College Basketball Betting Preview for America East: Beyond the Scenes on Which Teams Can Win Conference
Photo by Steven Ryan/Getty Images
- Vermont is the favorite in the conference -- as they typically -- are entering the season.
- Maine head coach Richard Barron explains why things aren't so set in stone at the top of the league, though.
- Tanner McGrath does a deep dive into the league from top-to-bottom.
I’ve heard the America East described in several ways.
- “This is a fun conference to follow and get behind.”
- “We’re good, we’re serious, we work hard and we coach hard.”
- “There’s something different about eating a McDonald’s burger and going to a local burger shack. We’re the local burger shack, and it’s a better burger.”
All those quotes came from Maine head coach Richard Barron, who was gracious enough to sit down with me and talk some America East basketball.
I am a loyal follower of the conference. I’m a Vermont fan, but I get excited when AE teams and players succeed — like Hartford making its first NCAA Tournament last season, or former Conference Player of the Year Anthony Lamb making an NBA roster.
The @HoustonRockets have signed Anthony Lamb to a two-way contract! #ThisIsVermontpic.twitter.com/vnReKGdJXU
— UVM Men's Basketball (@UVMmbb) March 9, 2021
Therefore, I’m inclined to agree with Barron, who has as much enthusiasm for the league as I do. So, Coach Barron, what’s the state of the America East entering 2021?
“This is a league that is growing and has some stability,” Barron said. “Everybody is excited because you’re talking about your potential and seeing what’s possible.”
That description is apt. There are a lot of potential star players in the conference this season. And somebody is going to make the NCAA Tournament at the end of the year.
“There are the top four teams that somebody will pick [to win the league],” Barron said.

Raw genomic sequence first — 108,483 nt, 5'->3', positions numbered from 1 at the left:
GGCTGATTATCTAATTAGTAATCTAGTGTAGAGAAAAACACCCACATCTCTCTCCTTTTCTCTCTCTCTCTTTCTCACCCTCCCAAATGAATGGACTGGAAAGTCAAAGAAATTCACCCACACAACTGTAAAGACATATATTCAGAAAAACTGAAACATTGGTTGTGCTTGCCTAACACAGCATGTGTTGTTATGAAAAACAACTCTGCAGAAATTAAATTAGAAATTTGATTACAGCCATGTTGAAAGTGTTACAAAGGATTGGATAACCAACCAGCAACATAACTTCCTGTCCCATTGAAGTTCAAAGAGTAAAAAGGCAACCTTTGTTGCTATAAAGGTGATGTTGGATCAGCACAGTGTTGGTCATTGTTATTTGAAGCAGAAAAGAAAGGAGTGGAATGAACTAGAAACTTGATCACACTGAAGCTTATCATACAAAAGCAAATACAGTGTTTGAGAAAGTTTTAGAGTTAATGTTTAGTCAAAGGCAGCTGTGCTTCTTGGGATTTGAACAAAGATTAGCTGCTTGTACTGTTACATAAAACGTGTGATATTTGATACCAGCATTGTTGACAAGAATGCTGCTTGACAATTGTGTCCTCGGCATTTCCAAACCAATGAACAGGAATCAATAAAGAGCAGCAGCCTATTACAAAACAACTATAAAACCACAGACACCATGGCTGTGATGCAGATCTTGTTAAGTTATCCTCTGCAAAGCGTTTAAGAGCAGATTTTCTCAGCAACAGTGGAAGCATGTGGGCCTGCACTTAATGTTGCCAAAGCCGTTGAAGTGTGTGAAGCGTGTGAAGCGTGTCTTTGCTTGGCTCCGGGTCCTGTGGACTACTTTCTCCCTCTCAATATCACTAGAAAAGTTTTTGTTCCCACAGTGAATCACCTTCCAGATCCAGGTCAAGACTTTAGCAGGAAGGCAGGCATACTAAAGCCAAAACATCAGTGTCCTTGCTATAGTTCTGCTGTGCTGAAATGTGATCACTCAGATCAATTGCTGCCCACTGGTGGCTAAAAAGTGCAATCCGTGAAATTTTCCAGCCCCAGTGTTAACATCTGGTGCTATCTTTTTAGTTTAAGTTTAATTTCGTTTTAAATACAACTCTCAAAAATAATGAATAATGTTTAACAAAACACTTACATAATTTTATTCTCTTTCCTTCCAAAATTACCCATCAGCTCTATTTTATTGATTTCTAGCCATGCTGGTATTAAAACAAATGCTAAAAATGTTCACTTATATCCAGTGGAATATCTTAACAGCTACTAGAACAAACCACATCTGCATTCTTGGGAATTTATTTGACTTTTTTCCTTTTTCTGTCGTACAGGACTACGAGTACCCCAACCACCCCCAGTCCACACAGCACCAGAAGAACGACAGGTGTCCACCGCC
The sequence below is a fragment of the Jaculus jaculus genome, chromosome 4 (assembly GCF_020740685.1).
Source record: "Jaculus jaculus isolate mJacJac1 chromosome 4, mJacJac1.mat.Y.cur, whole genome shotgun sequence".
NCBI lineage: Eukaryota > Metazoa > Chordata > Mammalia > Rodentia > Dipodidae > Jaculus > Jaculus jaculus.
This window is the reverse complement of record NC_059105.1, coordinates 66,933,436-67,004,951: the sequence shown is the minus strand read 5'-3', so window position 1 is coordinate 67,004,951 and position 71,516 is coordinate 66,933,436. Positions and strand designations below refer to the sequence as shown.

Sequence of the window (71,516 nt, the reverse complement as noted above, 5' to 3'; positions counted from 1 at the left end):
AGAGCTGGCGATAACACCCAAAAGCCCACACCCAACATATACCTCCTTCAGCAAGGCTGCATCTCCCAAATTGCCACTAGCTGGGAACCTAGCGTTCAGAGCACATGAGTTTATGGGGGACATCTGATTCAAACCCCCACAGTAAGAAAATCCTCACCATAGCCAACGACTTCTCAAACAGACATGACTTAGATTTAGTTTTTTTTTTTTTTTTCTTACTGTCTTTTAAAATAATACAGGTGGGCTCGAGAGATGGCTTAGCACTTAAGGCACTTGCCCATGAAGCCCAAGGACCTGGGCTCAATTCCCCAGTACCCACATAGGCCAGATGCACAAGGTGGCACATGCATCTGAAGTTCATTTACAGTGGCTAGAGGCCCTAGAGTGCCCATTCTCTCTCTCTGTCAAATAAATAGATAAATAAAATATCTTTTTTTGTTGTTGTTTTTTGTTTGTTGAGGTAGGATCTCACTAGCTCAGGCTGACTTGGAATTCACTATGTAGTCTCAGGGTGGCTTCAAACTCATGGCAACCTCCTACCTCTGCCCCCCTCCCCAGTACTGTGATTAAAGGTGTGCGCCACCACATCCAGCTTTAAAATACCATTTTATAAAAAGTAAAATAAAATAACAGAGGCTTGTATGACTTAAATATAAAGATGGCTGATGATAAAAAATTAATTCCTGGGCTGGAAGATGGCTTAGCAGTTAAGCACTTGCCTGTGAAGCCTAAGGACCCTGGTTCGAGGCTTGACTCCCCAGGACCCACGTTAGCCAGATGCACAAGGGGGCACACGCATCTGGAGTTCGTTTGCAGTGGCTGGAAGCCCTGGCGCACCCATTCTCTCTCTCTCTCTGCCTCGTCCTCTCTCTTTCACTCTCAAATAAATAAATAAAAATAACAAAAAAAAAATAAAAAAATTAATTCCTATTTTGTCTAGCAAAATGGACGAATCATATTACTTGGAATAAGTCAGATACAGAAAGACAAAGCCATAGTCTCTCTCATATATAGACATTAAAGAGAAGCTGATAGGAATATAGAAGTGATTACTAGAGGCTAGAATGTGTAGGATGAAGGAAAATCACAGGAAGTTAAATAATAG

However, he adds: “I really do think that somebody from that bottom six teams [will] finish in the top three.
“We just don’t know who it is yet. I hope it’s Maine.”
So, in a conference that provides stability, excitement, unpredictability and above all, good basketball, what should we expect from the 2021-22 edition of the America East?
The Top Four
Vermont Catamounts (+170 at BetMGM)
As long as John Becker is at the helm, Vermont will be the team to beat. The Catamounts finished with at least a share of the regular-season title for five straight seasons, making the tournament twice during that time.
Barron describes Vermont as “pretty stable” and speaks highly of what the Catamounts do collectively. While the Catamounts’ attack centers around defending Conference Player of the Year Ryan Davis (18.5 PPG, 6.3 RPG, .586 FG), the team around him complements him perfectly.
Robin Duncan with the beautiful pass to Ryan Davis for the lay-in. It’s 62-42 Vermont with 7:22 to go pic.twitter.com/bO60epEpTv
— The Game FM (@TheGameFM) February 15, 2020
“[Davis] is a great team player on a great team,” Barron said. “You can’t acknowledge Ryan Davis without acknowledging all the other guys on the team who do some really good things.”
The perfect example is guard Ben Shungu, who is also a fantastic player.
“He makes the right basketball decision,” Barron said.
Shungu’s selection to the all-conference second team and all-defensive team back up those claims.
Vermont ended the 2020-21 season first in the conference in both KenPom offensive and defensive efficiency. Considering it returns four of its five starters from last season, Vermont is a “team that should be picked first or second in the league,” according to Barron.
The Catamounts are stable, deep, tough and very good. Watch out.
Unfortunately for Hartford, the defending tournament champions have a cloud over their heads. The University of Hartford’s decision to move to Division III disgusts me, especially after the season John Gallagher and Co. had.